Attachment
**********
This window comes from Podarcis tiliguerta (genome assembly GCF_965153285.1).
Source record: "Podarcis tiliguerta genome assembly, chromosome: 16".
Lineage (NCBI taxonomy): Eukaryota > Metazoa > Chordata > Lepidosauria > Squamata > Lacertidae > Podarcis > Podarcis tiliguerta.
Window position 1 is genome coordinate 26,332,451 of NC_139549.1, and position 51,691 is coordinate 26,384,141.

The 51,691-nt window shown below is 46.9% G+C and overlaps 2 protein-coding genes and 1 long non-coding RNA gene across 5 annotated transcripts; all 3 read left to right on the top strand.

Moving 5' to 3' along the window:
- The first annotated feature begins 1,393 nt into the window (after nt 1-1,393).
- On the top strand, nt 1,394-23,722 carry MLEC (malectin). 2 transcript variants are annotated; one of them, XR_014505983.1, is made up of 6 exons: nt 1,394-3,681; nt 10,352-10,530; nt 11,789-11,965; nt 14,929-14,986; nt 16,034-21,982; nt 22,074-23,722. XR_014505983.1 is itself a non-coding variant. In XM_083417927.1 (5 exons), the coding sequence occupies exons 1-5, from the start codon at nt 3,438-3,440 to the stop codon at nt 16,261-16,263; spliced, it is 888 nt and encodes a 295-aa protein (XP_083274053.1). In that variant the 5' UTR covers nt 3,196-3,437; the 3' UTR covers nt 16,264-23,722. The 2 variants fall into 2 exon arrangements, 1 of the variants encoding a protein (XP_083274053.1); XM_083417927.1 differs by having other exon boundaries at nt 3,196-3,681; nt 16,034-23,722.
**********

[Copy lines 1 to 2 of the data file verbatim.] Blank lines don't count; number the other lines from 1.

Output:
This window comes from Podarcis tiliguerta (genome assembly GCF_965153285.1).
Source record: "Podarcis tiliguerta genome assembly, chromosome: 16".